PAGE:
It’s close to lunchtime on a sunny Wednesday afternoon, and Deanna Chillemi’s office at Rama Road Elementary School is abuzz.
The seven members of the Scrabble club – all fourth graders – have come during their lunch break, and have 45 minutes to play their new favorite game. Chillemi is site coordinator of Communities In Schools, a dropout prevention organization – and Scrabble coach. The kids pick up Scrabble boards from a bookshelf, grab a couple of dictionaries and begin setting up.
Two Scrabble competitions are going on concurrently. In one game, a student has just spelled “LURM.”
CIS coordinator Gabriela Francisco, Chillemi’s counterpart at McClintock Middle, asks gently, “Is that a word?”
The kids say it is. They’re ready to move on.
“What does it mean?” she asks.
Although Juanantonio Cruz didn’t play “LURM,” he’s eager to help his classmate who did. “Um, it means to move around in a wiggly way.”
Francisco tells them to get out their dictionaries. “LURM” isn’t there.
“Maybe you were thinking of ‘squirm,’” Francisco suggests to Juanantonio.
“That’s what I meant,” he says. The player who tried “LURM” graciously gives up his next turn.
Chillemi says CIS staff figured Scrabble would help with math and literacy. They didn’t foresee how much it would help with sportsmanship and social skills.
“We’re building a love of learning,” says Federico Rios, CIS director of elementary school services and immigrant services. Twelve CMS schools have Scrabble clubs. Most are elementary schools; two are K-8. “It’s not ‘read this’ or ‘take this test.’ Playing Scrabble helps build teamwork, critical thinking skills and soft skills like socializing. The kids have to learn to take turns.”
Rios says CIS “goes where the district wants us to go,” but CIS’ mission is to serve what he calls “high-needs schools.” Communities In Schools serves more than 6,000 CMS students annually.
“The kids love it,” Chillemi says of Scrabble club. “They usually get 30 minutes for lunch and 30 minutes for recess. But on Scrabble days, they try to finish their lunch in 15 minutes so they can come here and start playing.”
Wait, what? They want to miss recess for Scrabble?
What do the kids like about Scrabble?
Juanantonio says: getting high scores. “It makes me confident in myself,” he says.
He also cops to being competitive.
“Ooh, I want to help her,” Juanantonio blurts out at one point, indicating an opponent who’s struggling to find a word within her tiles.
Then he stops himself when he realizes he’d be helping the competition. “Wait, no I don’t!”
Learning from the best
One person who’s not surprised by the happy byproducts of a Scrabble club is Katya Lezin of Charlotte. She started the Scrabble club at Randolph Middle School when her son was in sixth grade. He is 21 now, and she still runs the club, which came in second place last year in the national competition.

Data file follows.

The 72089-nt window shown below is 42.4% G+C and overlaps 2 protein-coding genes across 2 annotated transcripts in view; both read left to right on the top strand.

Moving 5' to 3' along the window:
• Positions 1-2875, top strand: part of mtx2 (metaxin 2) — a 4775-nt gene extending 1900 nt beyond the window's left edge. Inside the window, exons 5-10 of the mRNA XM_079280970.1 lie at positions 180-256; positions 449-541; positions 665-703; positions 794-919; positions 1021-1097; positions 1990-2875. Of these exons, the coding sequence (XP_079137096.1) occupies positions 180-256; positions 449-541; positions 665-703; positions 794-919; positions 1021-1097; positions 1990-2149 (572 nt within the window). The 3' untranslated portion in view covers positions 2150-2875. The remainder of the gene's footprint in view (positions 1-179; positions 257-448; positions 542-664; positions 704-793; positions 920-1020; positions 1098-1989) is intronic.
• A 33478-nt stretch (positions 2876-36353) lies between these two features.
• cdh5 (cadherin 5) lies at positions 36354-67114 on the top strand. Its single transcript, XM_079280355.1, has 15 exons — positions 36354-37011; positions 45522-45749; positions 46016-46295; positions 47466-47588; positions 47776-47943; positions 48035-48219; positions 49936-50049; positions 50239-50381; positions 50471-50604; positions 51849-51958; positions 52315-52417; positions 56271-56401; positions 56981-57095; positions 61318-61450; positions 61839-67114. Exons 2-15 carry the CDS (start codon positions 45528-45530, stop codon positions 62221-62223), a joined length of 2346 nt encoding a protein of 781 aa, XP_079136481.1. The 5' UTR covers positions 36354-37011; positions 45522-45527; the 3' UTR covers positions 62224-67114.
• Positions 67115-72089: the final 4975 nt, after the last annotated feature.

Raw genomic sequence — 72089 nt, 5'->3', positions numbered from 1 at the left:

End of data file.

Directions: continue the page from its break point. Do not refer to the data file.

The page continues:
CIS approached her when they began considering Scrabble clubs. She’s the local authority on school Scrabble and a noted player herself. She’s even written a young adult novel, “Knight Swam,” about a Scrabble competition. (“Knight Swam,” she explains, is a mnemonic device serious Scrabble players use to remember that each of the letters in those two words, when put in front of “AE,” forms a new three-letter word.)
Lezin did more than train the CIS site coordinators. While at a national tournament, she asked – and got – the North American Scrabble Players Association to donate Scrabble sets to all the CIS schools starting clubs. Merriam-Webster donated 150 Scrabble dictionaries to the budding players.
The Scrabble club kids play in teams of two. “They bring different strengths to the game,” Lezin says. “They have to strategize in pairs. That’s a great life skill. You take your losses and your wins together.”
She says the CIS kids, many of whom aren’t native English speakers, are always delighted to see that some words from their native language have made it into the Scrabble dictionary. “Adios is a Scrabble word,” she says. “That’s gratifying for a native Spanish speaker to discover.”
So is the thrill of victory. Competition is good for these students. Some CIS kids are reading below grade level and need a nudge.
The pizza can wait
The nudge comes from more than just CIS staff. The Rama Road kids invited students from their sister school, McClintock Middle, to play each week. The upperclassmen – a different group of four CIS kids each week – help with identifying words, but they also serve as role models and mentors.
Dedrick Taylor, one of the McClintock students and an aspiring artist, basketball player and scientist, likes serving as a mentor. “They want to know how it is in middle school,” he says. “A lot of them are nervous. I tell them to just get in there and get their schoolwork done.”
“We know how it feels,” Dedrick says. “We connect with them in a certain way.”
There’s so much more than Scrabble going on in Chillemi’s office. These kids are becoming better readers and are on their way to becoming fine citizens.
Even though pizza awaits after Scrabble, these kids are reluctant to end their games.
There’s an end-of-year tournament coming up on June 2, and players want to get in practice time.
Want to play?
Communities In Schools’ Federico Rios says more adults are needed to play Scrabble with the CIS kids for the 2015-16 school year. If board games aren’t your thing, there are plenty of other ways you can volunteer with CIS. Contact Rios at email@example.com.
More info: cischarlotte.org.